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March 10, 2009
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GABRIELA, a national alliance of women’s organizations in the
Philippines celebrates its 25th year this year. Innabuyog serves as
the regional chapter of GABRIELA in the Cordillera region.

As a chapter, Innabuyog carries the basic principles of GABRIELA which uphold and advance the rights and welfare of Filipino women in the context of struggling for national democracy. What is distinct of Innabuyog is it carries the particular rights and issues of indigenous women. Innabuyog does this not only for indigenous women in the Cordillera but also for indigenous women in the Philippines which have organized themselves as a national network called BAI.

GABRIELA does not view women as separate from society hence while
raising and addressing the particular issues of women, GABRIELA also seeks to address the wider issues of the Philippine society.

GABRIELA believes that only when the society is liberated that women
will be liberated. Women being half of society’s population can
contribute significantly to this social liberation if they are aware
of their situation, organize themselves to struggle and change the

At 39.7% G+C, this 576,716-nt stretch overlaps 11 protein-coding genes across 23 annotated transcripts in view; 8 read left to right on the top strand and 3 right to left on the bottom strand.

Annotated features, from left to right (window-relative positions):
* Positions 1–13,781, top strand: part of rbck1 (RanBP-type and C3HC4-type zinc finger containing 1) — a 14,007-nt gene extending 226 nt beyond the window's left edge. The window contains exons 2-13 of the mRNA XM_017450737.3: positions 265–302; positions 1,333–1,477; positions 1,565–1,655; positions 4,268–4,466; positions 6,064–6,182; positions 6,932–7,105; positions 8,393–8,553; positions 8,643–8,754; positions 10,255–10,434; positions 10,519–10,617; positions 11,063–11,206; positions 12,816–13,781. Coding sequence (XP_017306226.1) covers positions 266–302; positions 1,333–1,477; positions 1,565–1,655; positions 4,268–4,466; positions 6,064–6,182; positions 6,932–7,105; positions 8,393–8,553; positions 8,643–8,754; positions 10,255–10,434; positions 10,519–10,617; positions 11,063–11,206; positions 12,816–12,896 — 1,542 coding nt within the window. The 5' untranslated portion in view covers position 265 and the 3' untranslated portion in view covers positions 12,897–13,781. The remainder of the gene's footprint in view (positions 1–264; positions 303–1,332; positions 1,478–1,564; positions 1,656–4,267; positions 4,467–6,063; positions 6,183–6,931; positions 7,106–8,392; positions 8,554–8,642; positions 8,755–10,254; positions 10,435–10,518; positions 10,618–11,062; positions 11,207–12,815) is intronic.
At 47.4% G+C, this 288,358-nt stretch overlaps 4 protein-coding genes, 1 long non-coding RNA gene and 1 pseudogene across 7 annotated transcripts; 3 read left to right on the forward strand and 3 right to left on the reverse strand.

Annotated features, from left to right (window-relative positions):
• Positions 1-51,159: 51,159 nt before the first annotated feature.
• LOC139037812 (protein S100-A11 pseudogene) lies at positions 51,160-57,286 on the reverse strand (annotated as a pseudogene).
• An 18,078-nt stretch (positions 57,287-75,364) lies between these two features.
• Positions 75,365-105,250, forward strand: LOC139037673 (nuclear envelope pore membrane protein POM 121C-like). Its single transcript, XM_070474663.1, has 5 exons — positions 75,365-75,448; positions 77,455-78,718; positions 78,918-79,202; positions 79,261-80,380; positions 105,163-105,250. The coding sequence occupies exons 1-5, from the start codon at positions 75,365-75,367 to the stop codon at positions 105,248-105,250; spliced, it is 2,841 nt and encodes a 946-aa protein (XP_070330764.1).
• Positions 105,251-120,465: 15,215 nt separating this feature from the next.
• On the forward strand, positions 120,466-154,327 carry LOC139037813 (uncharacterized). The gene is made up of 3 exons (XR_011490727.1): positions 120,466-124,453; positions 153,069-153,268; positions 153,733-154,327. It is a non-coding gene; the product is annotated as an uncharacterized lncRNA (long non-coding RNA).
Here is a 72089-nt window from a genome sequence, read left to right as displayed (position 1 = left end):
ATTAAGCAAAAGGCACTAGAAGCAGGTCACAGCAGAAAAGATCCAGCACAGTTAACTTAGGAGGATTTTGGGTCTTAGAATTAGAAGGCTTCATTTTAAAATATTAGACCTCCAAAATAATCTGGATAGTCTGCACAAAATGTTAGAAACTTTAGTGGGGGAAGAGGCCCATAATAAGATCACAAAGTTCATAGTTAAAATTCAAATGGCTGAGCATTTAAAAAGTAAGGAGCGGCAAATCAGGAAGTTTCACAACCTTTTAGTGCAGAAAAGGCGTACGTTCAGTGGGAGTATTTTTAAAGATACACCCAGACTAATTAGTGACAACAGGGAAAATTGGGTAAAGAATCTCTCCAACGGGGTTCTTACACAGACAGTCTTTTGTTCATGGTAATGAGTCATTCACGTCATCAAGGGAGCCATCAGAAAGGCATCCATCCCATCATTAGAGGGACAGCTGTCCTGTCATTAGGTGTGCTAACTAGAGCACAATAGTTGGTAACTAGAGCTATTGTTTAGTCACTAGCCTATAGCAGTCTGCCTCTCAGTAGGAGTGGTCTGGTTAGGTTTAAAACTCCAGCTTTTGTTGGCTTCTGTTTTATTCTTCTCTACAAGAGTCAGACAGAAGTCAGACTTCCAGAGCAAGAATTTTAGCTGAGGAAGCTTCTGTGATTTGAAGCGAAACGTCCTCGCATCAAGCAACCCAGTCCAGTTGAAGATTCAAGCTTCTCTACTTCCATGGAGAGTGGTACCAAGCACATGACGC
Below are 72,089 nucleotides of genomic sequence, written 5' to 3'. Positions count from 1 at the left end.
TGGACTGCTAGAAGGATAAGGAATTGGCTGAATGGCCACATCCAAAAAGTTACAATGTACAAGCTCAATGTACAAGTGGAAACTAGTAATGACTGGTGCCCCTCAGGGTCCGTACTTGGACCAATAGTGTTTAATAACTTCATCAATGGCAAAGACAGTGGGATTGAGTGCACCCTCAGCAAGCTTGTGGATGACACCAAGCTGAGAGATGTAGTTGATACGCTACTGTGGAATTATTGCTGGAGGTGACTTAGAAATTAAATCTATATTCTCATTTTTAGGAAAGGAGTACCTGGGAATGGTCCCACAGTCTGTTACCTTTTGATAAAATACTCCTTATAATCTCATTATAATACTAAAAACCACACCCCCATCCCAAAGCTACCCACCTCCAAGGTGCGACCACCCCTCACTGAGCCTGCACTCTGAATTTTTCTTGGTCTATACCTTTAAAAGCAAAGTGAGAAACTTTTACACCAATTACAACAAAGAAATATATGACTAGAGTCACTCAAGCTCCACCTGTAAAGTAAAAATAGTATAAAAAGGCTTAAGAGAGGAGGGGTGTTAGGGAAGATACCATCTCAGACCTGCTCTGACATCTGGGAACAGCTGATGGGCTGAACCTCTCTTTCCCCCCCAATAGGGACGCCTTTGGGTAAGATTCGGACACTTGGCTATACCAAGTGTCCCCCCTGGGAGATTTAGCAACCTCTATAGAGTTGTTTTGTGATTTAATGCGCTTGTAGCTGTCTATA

agents or instruments of their oppression and act collectively as
women with other sectors of society for welfare and entitlements due
them. Thus, the slogan-- a woman’s place is in the struggle, her
family is the movement.

GABRIELA has imprinted in the people’s movement and the wider society
the role it played in establishing and advancing the progressive and
militant women’s movement. It is not only known as defender of
women’s rights and welfare, it also defends peoples’ rights and
welfare. Its advocacy and mission makes itself a target for state
repression. Having been established in 1984, during the later years
of Martial law of Marcos, it mobilized women from all sectors and
classes against the dictatorship. GABRIELA again demonstrated the
strength of women to oust a macho-fascist President, Joseph Estrada
in 2000 and continues to participate in isolating a graft ridden and
repressive regime of Gloria Macapagal Arroyo. Through years of
empowering women, GABRIELA has become the biggest militant
organization of women with chapters almost in all the regions of the
country. It has sectoral membership from professionals, church women,
peasants, workers, urban poor, youth and students, overseas Filipino
workers, indigenous women and Filipino women who have migrated
overseas. It has taken significant issues of women from the economic
to political and socio-cultural, from domestic violence to sexual to
political persecution and women’s human rights to women’s economic
rights. It fought for women’s rights in the communities, in the
factories and work places, in the streets and plazas, and other
public places and halls. In the early part of this decade, GABRIELA
brought women’s rights and issues in the halls of Congress through
its partylist Gabriela Women’s Party. The recognition of GABRIELA as
a women’s organization does not only ring in the country but also
overseas. GABRIELA continues to take part in international events
including that of the United Nations, as spaces to raise general and